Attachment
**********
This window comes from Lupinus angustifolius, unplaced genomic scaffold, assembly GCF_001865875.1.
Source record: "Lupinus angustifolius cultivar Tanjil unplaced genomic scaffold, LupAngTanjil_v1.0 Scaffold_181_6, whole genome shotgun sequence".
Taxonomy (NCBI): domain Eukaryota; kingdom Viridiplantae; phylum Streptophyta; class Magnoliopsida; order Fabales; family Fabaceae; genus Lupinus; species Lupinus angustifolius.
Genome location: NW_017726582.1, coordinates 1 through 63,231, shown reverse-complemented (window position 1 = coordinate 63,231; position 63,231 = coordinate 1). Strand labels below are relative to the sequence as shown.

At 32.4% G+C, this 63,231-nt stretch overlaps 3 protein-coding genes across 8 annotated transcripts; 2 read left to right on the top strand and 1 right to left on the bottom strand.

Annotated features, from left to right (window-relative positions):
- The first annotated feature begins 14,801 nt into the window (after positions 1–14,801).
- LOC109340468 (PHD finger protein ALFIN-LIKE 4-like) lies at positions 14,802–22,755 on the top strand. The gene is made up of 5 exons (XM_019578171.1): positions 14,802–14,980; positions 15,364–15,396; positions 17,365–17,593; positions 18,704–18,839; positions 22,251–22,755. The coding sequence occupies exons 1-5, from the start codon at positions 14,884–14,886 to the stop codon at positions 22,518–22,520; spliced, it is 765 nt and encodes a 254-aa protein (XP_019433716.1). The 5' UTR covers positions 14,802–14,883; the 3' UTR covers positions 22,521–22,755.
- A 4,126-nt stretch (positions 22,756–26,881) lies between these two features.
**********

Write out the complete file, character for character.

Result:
This window comes from Lupinus angustifolius, unplaced genomic scaffold, assembly GCF_001865875.1.
Source record: "Lupinus angustifolius cultivar Tanjil unplaced genomic scaffold, LupAngTanjil_v1.0 Scaffold_181_6, whole genome shotgun sequence".
Taxonomy (NCBI): domain Eukaryota; kingdom Viridiplantae; phylum Streptophyta; class Magnoliopsida; order Fabales; family Fabaceae; genus Lupinus; species Lupinus angustifolius.
Genome location: NW_017726582.1, coordinates 1 through 63,231, shown reverse-complemented (window position 1 = coordinate 63,231; position 63,231 = coordinate 1). Strand labels below are relative to the sequence as shown.

At 32.4% G+C, this 63,231-nt stretch overlaps 3 protein-coding genes across 8 annotated transcripts; 2 read left to right on the top strand and 1 right to left on the bottom strand.

Annotated features, from left to right (window-relative positions):
- The first annotated feature begins 14,801 nt into the window (after positions 1–14,801).
- LOC109340468 (PHD finger protein ALFIN-LIKE 4-like) lies at positions 14,802–22,755 on the top strand. The gene is made up of 5 exons (XM_019578171.1): positions 14,802–14,980; positions 15,364–15,396; positions 17,365–17,593; positions 18,704–18,839; positions 22,251–22,755. The coding sequence occupies exons 1-5, from the start codon at positions 14,884–14,886 to the stop codon at positions 22,518–22,520; spliced, it is 765 nt and encodes a 254-aa protein (XP_019433716.1). The 5' UTR covers positions 14,802–14,883; the 3' UTR covers positions 22,521–22,755.
- A 4,126-nt stretch (positions 22,756–26,881) lies between these two features.